National Children’s Book Day Blog Tour, Week 1: Favorites

Taking a breather from the whirlwind that is the last week before I leave for my internship (I owe you all a Davao story, I know! Soon soon!) by participating in this year’s National Children’s Book Day Blog Tour! I have never been part of a blog tour before, wow. I’m happily joining this year because I won’t be at the NCBD celebrations in the next weeks, and I figured I can participate and contribute anyhow by writing to promote local children’s lit.

This week’s theme is:

Hulyo 7 – 13: Paboritong Aklat
Ano ang paborito mong aklat pambata at pangkabataan?
(Kailangang isinulat o iginuhit ito ng isang Pilipino. Maaari namang maglista nang higit sa isa pa.)


July 7 – 13: Favorite Book
What is your favorite children’s / young adult book?
(Must be written or illustrated by a Filipino. You can list more than one book.)

Here are some (can one truly include all) favorites, in no particular order.

NBDB-BT-WK1Ang Ambisyosong Istetoskop
story by Luis P. Gatmaitan, MD
illustrations by Beth Parrocha-Doctolero
published by Adarna House

I love the perspective of this book, and how colorfully (both literally and figuratively!) it tells a story about history. How I wish all my history books growing up were written in the same tone and language.


Also, as an illustrator, I can only imagine the challenging time I would probably have if this book assignment came to me. How does one bring to life the story of our national hero Jose Rizal, while also animating an object such as the stethoscope (!!!) ? We should ask Beth Parrocha-Doctolero, one of my personal illustration idols, who did it beautifully.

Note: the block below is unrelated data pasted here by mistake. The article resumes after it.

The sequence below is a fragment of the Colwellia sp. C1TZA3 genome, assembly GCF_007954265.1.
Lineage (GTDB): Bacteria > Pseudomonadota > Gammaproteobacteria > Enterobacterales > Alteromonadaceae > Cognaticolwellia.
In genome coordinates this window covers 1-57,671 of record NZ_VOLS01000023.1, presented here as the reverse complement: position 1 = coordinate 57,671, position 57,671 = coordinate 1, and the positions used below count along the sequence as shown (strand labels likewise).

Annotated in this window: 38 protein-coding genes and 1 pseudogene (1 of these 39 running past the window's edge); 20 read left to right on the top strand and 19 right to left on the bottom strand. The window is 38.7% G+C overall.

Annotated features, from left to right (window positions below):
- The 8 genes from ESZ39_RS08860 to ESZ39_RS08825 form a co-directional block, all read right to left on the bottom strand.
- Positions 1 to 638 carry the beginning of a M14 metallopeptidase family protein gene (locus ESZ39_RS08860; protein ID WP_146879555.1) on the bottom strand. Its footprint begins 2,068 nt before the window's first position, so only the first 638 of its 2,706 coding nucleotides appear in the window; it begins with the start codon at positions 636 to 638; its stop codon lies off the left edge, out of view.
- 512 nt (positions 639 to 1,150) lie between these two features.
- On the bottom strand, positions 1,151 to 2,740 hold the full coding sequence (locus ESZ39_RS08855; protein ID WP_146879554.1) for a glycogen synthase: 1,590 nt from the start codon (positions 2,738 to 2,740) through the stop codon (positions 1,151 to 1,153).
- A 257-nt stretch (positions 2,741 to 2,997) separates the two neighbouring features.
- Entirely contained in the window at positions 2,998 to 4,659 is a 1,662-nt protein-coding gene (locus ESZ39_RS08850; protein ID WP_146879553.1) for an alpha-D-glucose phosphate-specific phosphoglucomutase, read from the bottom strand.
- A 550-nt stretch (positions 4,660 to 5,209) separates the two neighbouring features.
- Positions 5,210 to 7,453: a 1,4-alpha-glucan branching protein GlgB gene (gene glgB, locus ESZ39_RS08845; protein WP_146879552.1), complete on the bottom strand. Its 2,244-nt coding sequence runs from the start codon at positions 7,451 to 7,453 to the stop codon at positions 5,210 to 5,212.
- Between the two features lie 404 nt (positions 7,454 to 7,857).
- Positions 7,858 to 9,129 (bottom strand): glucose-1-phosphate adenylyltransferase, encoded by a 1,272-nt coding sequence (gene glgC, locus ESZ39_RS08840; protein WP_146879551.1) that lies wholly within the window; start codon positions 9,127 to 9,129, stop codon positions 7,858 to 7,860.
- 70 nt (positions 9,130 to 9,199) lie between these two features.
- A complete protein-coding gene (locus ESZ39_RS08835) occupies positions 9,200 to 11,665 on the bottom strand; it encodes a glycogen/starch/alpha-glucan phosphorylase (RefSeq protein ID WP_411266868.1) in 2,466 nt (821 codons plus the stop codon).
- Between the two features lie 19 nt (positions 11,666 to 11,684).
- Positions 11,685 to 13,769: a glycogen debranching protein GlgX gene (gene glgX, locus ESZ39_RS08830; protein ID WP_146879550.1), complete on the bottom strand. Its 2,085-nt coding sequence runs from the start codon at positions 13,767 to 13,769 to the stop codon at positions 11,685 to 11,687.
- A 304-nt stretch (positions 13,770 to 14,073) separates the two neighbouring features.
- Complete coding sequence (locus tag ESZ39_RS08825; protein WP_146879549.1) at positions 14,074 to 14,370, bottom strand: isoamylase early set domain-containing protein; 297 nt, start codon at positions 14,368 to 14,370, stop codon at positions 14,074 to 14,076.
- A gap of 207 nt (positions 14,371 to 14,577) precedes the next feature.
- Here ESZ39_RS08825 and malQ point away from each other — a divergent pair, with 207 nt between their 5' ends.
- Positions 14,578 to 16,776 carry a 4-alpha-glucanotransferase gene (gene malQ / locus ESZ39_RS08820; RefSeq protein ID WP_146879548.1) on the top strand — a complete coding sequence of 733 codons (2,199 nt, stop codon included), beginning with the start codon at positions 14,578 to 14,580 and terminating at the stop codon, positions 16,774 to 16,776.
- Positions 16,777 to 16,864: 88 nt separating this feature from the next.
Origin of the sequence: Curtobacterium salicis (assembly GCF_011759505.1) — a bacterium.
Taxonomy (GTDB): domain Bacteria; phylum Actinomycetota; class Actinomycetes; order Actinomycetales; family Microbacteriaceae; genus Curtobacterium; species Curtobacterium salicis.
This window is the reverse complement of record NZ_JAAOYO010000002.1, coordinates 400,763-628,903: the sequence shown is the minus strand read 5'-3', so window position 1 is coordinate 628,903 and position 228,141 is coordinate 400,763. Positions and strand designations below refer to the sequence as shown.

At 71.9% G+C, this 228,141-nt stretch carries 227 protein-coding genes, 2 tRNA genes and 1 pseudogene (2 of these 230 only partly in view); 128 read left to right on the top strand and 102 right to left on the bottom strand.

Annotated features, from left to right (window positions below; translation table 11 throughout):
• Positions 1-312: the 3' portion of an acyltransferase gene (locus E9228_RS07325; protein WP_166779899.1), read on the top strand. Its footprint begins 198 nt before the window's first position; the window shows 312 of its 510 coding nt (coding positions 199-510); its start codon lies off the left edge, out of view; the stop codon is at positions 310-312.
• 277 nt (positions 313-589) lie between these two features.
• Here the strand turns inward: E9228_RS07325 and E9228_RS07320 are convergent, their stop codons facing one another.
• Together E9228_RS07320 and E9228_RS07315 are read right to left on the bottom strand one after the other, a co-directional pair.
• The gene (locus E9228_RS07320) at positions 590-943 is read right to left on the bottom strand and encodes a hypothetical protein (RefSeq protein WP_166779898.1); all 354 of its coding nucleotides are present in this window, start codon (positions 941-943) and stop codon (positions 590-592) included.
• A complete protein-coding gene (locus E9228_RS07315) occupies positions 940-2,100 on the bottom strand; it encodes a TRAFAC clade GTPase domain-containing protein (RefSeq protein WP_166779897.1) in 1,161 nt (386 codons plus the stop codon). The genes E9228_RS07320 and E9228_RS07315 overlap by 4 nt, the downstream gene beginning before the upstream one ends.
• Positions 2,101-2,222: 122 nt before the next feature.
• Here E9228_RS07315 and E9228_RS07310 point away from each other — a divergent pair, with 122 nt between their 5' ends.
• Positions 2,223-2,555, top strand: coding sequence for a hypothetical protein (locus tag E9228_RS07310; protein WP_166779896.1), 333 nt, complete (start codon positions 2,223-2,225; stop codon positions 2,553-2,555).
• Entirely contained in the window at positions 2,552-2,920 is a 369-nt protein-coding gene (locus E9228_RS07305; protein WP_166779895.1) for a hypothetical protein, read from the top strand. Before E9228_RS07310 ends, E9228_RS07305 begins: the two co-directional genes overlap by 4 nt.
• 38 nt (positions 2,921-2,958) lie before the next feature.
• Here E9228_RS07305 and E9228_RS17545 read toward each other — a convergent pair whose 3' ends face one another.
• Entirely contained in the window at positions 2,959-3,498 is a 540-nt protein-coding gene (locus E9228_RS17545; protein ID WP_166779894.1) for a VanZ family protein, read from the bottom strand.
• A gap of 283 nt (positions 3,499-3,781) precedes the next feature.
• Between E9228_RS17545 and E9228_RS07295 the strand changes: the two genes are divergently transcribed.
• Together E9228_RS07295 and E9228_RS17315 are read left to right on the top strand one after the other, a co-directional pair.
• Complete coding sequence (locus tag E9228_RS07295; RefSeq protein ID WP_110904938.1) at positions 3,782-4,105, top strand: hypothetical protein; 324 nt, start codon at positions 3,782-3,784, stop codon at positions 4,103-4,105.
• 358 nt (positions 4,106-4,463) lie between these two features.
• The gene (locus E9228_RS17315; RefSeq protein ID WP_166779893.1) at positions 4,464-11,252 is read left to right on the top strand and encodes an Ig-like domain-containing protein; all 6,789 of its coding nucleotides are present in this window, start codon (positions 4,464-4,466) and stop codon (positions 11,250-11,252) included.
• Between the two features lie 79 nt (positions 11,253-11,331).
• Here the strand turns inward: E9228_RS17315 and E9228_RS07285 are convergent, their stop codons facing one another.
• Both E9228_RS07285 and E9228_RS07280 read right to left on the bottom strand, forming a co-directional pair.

NBDB-BT-WK1-4 NBDB-BT-WK1-5I really like how the passage of time was illustrated using different suns!



Tight Times
story by Jeanette C. Patindol
illustrations by Sergio T. Bumatay III
published by Adarna House

One of the most heartwarming children’s books I have ever read! Even as a trying to be grown-up, it still makes me feel fuzzy and a tad bit melancholic, and makes a lot of other things in my life seem innocuous. I just read it again right before taking photos for this entry while the monsoon is raging outside, and for a moment everything was really quiet.

Also, I took a personal finance management workshop before and our facilitator used this book as an intro. The many uses of a good children’s book!


Serg cleverly sets the simple but very witty tone of the book with this title page illustration.


The story is sweet and direct-to-the-point, with minimally-colored illustrations that are just as charming. The use of rats as characters in a book about tight times also drives home a very important point, and adds another special layer to the story.



The Little Girl in a Box
story by Felinda V. Bagas
illustrations by Aldy C. Aguirre
published by Adarna House

This next book is a rather poetic one.


But first! May I briefly direct your attention to the special production quality this little book has.


As a book, with the words and the pictures combined, it tells of a little (possibly an orphan) girl’s journey. But viewed separately, they tell different stories, is what I think! I’ve asked the author about what it really means already (for shame, IDEK if it’s even proper to do so but yeap I did it, I asked), and she told of a different tale, still. And you know what, I still don’t know what exactly the story really is about, which is why it’s beautiful and is one of my favorites.


Aldy’s illustrations captures the calm…


…and the darkness, both in such a soft way.

I’ve been a long-time annoying fan of his, and personally I think it’s his best work yet.




written by Ely Buendia
edited by Jessica Zafra
illustrated by Cynthia Bauzon-Arre

Do you know how it feels like when you’re a teenager who likes to draw and who really likes the Eraserheads, and at that exact part of your life, a book that’s an amazing combination of the things you love manifests itself via a gift from a good friend? Well, I sort of do.